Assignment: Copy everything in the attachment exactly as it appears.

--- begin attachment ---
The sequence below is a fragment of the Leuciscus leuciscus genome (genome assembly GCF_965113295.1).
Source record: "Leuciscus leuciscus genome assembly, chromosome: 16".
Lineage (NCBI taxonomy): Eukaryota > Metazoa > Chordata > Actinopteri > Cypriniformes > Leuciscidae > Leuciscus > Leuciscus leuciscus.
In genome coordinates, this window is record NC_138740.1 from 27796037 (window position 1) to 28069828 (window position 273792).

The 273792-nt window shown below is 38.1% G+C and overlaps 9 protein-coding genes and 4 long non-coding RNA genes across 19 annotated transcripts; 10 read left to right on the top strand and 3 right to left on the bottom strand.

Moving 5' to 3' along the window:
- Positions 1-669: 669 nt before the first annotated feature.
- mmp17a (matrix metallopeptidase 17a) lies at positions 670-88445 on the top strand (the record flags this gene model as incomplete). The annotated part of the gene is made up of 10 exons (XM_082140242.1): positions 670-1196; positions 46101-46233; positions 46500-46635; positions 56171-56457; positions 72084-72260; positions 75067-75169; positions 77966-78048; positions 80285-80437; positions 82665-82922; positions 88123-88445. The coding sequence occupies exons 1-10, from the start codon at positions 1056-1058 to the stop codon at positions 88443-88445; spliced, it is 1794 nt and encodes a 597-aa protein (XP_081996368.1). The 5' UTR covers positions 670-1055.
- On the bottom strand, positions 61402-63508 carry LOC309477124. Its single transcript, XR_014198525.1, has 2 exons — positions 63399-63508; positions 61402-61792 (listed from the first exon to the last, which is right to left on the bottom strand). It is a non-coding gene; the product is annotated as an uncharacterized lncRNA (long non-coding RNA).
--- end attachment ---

The sequence below is a fragment of the Leuciscus leuciscus genome (genome assembly GCF_965113295.1).
Source record: "Leuciscus leuciscus genome assembly, chromosome: 16".
Lineage (NCBI taxonomy): Eukaryota > Metazoa > Chordata > Actinopteri > Cypriniformes > Leuciscidae > Leuciscus > Leuciscus leuciscus.
In genome coordinates, this window is record NC_138740.1 from 27796037 (window position 1) to 28069828 (window position 273792).

The 273792-nt window shown below is 38.1% G+C and overlaps 9 protein-coding genes and 4 long non-coding RNA genes across 19 annotated transcripts; 10 read left to right on the top strand and 3 right to left on the bottom strand.

Moving 5' to 3' along the window:
- Positions 1-669: 669 nt before the first annotated feature.
- mmp17a (matrix metallopeptidase 17a) lies at positions 670-88445 on the top strand (the record flags this gene model as incomplete). The annotated part of the gene is made up of 10 exons (XM_082140242.1): positions 670-1196; positions 46101-46233; positions 46500-46635; positions 56171-56457; positions 72084-72260; positions 75067-75169; positions 77966-78048; positions 80285-80437; positions 82665-82922; positions 88123-88445. The coding sequence occupies exons 1-10, from the start codon at positions 1056-1058 to the stop codon at positions 88443-88445; spliced, it is 1794 nt and encodes a 597-aa protein (XP_081996368.1). The 5' UTR covers positions 670-1055.
- On the bottom strand, positions 61402-63508 carry LOC309477124. Its single transcript, XR_014198525.1, has 2 exons — positions 63399-63508; positions 61402-61792 (listed from the first exon to the last, which is right to left on the bottom strand). It is a non-coding gene; the product is annotated as an uncharacterized lncRNA (long non-coding RNA).